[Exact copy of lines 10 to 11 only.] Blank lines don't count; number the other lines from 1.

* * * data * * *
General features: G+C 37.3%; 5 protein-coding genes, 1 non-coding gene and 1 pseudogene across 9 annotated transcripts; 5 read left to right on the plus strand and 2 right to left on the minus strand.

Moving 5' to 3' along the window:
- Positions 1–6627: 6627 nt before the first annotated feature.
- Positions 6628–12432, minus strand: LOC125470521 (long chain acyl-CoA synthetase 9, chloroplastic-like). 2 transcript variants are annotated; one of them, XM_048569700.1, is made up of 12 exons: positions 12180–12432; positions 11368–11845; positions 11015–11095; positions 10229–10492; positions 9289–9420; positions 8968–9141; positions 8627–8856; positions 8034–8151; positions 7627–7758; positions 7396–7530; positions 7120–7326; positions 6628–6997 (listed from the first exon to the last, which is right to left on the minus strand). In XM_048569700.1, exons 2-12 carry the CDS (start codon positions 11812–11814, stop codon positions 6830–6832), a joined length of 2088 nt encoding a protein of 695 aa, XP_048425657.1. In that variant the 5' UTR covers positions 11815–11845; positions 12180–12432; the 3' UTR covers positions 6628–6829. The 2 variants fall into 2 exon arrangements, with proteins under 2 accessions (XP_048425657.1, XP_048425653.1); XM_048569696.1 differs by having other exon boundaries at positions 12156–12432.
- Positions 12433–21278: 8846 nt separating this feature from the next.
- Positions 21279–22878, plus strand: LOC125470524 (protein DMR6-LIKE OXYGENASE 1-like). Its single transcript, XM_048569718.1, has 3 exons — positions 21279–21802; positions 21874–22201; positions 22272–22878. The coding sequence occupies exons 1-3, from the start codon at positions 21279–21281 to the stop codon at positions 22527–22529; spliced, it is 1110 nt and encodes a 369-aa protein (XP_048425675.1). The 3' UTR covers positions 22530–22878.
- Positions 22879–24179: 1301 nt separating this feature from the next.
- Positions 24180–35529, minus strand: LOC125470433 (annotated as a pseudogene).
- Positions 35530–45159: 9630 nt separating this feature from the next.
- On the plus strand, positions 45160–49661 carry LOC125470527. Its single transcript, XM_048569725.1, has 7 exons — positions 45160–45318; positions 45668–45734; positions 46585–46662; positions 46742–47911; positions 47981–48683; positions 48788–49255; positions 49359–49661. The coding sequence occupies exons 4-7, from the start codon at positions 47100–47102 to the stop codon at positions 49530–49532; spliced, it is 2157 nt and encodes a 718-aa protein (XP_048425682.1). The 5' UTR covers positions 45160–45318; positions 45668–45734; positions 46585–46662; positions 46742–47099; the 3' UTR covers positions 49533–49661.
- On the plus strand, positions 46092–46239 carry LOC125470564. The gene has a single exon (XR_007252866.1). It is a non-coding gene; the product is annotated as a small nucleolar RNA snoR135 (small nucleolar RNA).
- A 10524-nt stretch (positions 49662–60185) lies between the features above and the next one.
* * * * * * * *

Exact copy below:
- On the plus strand, positions 45160–49661 carry LOC125470527. Its single transcript, XM_048569725.1, has 7 exons — positions 45160–45318; positions 45668–45734; positions 46585–46662; positions 46742–47911; positions 47981–48683; positions 48788–49255; positions 49359–49661. The coding sequence occupies exons 4-7, from the start codon at positions 47100–47102 to the stop codon at positions 49530–49532; spliced, it is 2157 nt and encodes a 718-aa protein (XP_048425682.1). The 5' UTR covers positions 45160–45318; positions 45668–45734; positions 46585–46662; positions 46742–47099; the 3' UTR covers positions 49533–49661.
- On the plus strand, positions 46092–46239 carry LOC125470564. The gene has a single exon (XR_007252866.1). It is a non-coding gene; the product is annotated as a small nucleolar RNA snoR135 (small nucleolar RNA).